Brent Bozell

We know the ideal of sexual purity and a clarion call for abstinence are seen by Hollywood as quaint. In some Tinseltown circles it's even dangerous. Miramax recently released another in a series of Catholic-bashing movies, "The Magdalene Sisters," which takes the regrettable story of Ireland's Magdalene laundries, where young women who were sexually active, pregnant or even just too flirty were consigned to hard labor. Predictably, the movie turns it all into a broad-brushed propagandistic vision of a church pulsing with pure evil.

That is hardly the cultural predicament for young American women today. They not only are encouraged to be sexual by their male contemporaries, they are also heartily encouraged by women and women's media to rid themselves of purity.

The Chicago Tribune reported that the trendiness of HBO's "Sex in the City," as personified by Sarah Jessica Parker's cool booty-call chronicler, has resulted in a new sensation: "Sex columnists are as routine at college campuses as midterms." For example, the Tribune told the story of Julia Baugher, who writes a sex-advice column for the Hoya, the student newspaper at Jesuit-run Georgetown University. Her advice to the college audience: Get some sex.

Julia encourages incoming freshmen females to dump their distant boyfriends for some sex play away from the constraints of home: "If you left a high-school honey to come to college, don't spend your time hanging on to what's back home. You'll miss out on the fun of your new place, only to break up by February anyway." She suggests that if girls don't have a relationship, they ought not "go nuts," since "you don't want a bad reputation stalking you for the next four years." In other words, the only limits on a lady's "liberation" is her vulnerability to gossip. Even in Catholic corners of the culture, the notion of God sometimes seems to have disappeared.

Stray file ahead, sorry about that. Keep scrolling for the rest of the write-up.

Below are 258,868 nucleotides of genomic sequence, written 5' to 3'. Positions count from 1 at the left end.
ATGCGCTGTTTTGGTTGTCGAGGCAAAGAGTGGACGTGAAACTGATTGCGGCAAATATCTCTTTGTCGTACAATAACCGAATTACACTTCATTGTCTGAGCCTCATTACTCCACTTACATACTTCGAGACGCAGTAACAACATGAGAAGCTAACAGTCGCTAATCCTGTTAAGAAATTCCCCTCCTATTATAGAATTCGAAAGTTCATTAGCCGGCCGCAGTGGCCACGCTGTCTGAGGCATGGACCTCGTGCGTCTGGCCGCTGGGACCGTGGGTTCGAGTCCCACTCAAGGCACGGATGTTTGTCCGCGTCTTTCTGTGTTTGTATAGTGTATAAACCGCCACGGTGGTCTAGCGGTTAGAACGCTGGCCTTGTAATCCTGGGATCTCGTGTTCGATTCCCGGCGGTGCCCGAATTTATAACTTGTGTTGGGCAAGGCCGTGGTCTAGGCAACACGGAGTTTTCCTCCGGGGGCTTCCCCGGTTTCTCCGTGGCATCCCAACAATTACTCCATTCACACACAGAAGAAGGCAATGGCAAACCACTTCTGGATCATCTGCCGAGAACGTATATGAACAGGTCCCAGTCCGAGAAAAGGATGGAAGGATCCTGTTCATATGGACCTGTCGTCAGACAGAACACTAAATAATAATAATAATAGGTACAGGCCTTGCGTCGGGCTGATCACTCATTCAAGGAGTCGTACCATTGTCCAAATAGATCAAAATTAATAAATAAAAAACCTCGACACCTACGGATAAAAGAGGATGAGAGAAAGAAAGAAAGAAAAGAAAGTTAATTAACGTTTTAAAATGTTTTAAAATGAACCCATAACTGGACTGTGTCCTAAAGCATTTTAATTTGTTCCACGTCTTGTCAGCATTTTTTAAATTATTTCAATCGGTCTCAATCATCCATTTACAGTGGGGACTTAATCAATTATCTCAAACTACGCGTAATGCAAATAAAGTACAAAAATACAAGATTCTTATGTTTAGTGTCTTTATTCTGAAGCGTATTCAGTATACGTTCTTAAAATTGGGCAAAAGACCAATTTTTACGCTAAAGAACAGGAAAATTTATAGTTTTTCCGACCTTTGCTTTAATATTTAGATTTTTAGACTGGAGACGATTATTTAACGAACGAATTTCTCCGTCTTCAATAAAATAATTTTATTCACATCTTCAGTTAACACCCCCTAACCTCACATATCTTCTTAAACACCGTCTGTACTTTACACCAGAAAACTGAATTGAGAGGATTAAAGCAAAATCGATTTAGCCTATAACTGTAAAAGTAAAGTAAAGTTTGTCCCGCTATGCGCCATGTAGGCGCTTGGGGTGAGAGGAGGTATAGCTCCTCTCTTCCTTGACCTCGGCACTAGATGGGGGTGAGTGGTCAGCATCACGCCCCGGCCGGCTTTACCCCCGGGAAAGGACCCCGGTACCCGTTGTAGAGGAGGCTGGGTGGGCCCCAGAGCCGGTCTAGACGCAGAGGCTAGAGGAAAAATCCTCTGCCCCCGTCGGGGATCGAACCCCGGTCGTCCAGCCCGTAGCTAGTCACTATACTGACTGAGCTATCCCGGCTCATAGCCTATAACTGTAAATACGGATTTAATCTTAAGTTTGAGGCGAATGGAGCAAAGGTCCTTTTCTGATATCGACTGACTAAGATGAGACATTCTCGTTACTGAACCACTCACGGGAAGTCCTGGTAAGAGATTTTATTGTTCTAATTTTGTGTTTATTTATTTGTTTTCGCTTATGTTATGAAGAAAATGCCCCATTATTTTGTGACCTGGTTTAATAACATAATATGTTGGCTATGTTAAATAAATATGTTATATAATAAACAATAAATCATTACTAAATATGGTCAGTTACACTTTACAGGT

In the September issue of Glamour magazine (circulation: almost 3 million, many of them teenage girls), actress Holly Robinson Peete gives this advice to the single girl: "You are in a blissful stage. Really enjoy yourself right now because it does change. I want you to have a lot of sex and get a lot of sleep."

But that's not the worst of it. This edition of Glamour also contains advice if that sex goes wrong and she accidentally becomes pregnant. It is, incredibly, this: You can not only get an abortion, but you can feel good about yourself while you do it. A group of abortion clinic operators calling themselves the "November Gang" is encouraging their customers to write little valentines on pink paper hearts to the babies they've killed.


Brent Bozell

Founder and President of the Media Research Center, Brent Bozell runs the largest media watchdog organization in America.
 
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